Then my landlady started to scream at someone in the house and I woke up. As I was drawing these cartoons I had the TV on. One of those commercials for Progressive car insurance came on and it dawned on me. The nutty chick selling insurance was the girl from my dream who used me to bust out of the asylum. Was this way too much information?

Friday, May 14, 2010

Ok, I'll go back to doing editorials

If the oil spill had taken place off of Long Island or Seattle, there would've been some optimism from the residents. Some hope that our leadership would have a plan, and step up to the plate. Down here in New Orleans the overwhelming consensus was "We are f*cked" No optimism, no hope. Like a helpless cellmate when the lights go off just waiting to be violently rolled over. The Gulf Coast knows first hand what inaction useless leadership is capable of.About a year ago in New Jersey, I thought I would give editorial cartooning another try. The atmosphere was right. Heated and passionate debate over the direction of our leadership. I had become jaded and discouraged by the political process for the past few decades. I despised Bush and the Patriot Act, despised the knee jerk liberals for undermining our nation's well being.

To listen to Americans debate GOP over Dems is like listening to two fat people argue over whether Burger King is healthier than McDonalds. Two WWF fans debate what pro wrestler should win the match. I lean politically to the opposite direction of whoever is in power. They divide and manipulate, the two sides are nothing more than two buddies playing the good cop / bad cop routine on us. We fight amongst ourselves while they go on playing games behind closed doors.

Cool People

I won't say I didn't meet cool people in New Jersey, there were a few. For some reason New Orleans seems to attract interesting folks. Creativity in Jersey was viewed as a mostly useless talent. What do expect from a place where old Victorian homes would be torn down and replaced with plastic McMansions. Down here the homes with the most style have peeling paint and shutters slamming in the wind.
I've met people who have earned a living from building Mardi Gras floats and designing costumes. This is what they did when they went to work and saw it all as just another day at the office. I just applied for a job as a juggler, I never once saw an ad in Jersey for juggling. I drew this cartoon of a dude I met from California. A superb tattoo artist who cruises around in a sharp Cadillac with a cool little dog. Next Sunday I'm taking part in an event, the Chaos Carnival. I'll fill you in then on the details.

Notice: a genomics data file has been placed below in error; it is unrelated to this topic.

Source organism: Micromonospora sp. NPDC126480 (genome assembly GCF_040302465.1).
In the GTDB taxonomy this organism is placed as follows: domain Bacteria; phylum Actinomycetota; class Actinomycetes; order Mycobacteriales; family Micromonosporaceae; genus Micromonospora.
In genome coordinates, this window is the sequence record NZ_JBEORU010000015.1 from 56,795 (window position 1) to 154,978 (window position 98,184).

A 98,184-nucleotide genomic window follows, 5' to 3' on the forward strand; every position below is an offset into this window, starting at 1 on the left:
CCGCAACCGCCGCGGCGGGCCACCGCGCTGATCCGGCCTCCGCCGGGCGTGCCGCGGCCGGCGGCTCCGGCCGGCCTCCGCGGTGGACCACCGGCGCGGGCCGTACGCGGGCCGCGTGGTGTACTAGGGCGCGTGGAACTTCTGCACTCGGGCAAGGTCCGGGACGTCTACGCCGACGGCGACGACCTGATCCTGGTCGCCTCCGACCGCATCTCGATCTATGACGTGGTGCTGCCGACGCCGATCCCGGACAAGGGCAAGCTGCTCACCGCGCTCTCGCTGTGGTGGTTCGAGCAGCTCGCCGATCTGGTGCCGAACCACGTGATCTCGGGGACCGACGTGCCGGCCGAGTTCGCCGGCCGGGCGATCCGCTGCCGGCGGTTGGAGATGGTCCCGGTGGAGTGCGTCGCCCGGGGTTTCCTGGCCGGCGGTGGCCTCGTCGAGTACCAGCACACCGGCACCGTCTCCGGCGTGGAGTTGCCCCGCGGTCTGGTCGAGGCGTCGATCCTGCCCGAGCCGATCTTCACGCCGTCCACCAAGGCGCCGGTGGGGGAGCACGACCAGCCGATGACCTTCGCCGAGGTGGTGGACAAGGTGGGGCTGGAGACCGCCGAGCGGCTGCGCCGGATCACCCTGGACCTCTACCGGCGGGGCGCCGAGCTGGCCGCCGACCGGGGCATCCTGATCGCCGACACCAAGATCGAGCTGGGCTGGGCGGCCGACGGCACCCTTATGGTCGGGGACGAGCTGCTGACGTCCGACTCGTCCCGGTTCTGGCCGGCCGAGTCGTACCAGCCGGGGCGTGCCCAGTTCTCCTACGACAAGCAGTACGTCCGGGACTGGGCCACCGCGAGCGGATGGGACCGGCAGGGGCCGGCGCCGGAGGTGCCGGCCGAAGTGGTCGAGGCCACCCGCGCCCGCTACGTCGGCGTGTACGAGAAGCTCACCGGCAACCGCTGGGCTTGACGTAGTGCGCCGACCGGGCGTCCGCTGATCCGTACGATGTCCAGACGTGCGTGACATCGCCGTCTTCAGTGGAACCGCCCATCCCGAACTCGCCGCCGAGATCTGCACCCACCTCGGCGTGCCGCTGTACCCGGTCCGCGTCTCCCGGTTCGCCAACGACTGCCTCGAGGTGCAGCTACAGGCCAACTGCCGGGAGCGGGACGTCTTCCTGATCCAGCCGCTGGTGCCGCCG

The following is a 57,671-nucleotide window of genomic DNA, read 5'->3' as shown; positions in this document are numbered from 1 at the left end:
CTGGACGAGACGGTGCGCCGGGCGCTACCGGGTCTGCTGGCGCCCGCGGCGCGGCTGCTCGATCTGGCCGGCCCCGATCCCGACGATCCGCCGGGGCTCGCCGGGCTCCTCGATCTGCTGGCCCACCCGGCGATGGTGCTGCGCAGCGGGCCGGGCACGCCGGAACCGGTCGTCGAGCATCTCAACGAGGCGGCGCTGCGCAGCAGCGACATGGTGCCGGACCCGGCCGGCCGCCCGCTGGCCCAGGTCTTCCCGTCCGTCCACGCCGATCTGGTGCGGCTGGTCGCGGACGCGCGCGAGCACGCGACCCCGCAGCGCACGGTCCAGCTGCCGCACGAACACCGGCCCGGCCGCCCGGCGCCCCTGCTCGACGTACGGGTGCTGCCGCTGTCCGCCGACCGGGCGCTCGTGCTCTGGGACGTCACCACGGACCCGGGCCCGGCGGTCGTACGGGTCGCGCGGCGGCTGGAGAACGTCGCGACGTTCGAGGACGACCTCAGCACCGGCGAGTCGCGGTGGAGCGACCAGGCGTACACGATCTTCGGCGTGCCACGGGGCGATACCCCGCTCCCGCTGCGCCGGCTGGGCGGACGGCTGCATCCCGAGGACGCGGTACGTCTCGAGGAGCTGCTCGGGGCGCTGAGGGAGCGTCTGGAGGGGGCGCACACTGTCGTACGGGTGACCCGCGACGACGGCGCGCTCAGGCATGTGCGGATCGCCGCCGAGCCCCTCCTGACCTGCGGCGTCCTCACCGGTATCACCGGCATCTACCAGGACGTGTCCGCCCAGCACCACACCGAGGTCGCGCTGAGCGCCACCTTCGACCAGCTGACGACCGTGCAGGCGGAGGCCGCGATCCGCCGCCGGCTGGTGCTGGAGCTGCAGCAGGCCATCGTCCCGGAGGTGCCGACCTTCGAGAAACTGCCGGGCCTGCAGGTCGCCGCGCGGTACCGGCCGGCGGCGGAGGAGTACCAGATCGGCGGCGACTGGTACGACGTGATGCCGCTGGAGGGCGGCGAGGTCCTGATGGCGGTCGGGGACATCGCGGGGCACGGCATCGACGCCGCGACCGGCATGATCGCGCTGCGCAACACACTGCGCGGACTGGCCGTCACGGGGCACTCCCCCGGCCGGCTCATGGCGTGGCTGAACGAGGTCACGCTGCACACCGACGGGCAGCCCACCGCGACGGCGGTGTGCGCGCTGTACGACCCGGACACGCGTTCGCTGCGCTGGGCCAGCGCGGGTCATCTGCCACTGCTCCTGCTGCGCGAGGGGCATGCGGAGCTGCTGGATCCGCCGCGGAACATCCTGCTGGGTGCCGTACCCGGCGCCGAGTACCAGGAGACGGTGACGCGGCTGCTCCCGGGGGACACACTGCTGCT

Wednesday, May 12, 2010

Walking In Memphis (sort of)

When I moved down to New Orleans, I had no idea what I would be doing to earn income. I was prepared to dig ditches or wash dishes. Somehow I ended up doing background extra work in films, more fun than digging ditches. Yesterday I worked on the TV show Memphis Beat as an extra. The scene was a Bar-B-Que festival set in Memphis, but filmed in NOLA. A twelve hour day in the sun, waiting and waiting. I didn't say it was an easy job, it's still a job. Being a Bar-B-Que festival the director wanted lots of smoke, he got it. Real BBQ wood smoke combined with the Hollywood smoke of crushed walnuts and church incense. By the time we finished, my friend Russel and I smelled like we had spent all day at mass.I haven't complained about the weather since I got here. Too many cold, damp nights driving cab in Jersey for me to be bitching about warmth and sunshine. It was warm when we worked. The first scene we performed in involved a streaker running through the street festival. That then transformed into a stabbing scene of Fat Red and eventually a gun shoot out. Twelve hours into our day we were sunburned, smokey and tired. Re shooting take after take of bystanders hiding behind BBQ grills dodging gunfire then having to run for cover. Over and over again. It was a great F*ckin day, I hope we get called back.

Professional Background

There is more to the craft of background extra than one might think. Even though I am relatively new to the craft, I see many who don't take it seriously. Yesterday I worked with a friend. This guy has been doing it for quite a while and has a lot of experience. He is the Bobby DeNiro of background actors. He takes it very seriously, and treats it as a talent. He has no tolerance for those who don't.
While on the set of Memphis Beat, episode four, my friend got into a bit of a yelling match with a man who did not treat being an extra as a job. From the very beginning this amateur was scoffing down the prop food, out of shot in the shade talking on his cell phone. He never was at the same mark twice when he was in the shot. Wandering around talking to people and looking for free Bar-B-Que. Most of the day he spent with his ass sitting on a cooler in the shade gnawing on ribs while telling his friends on the phone that he was an actor.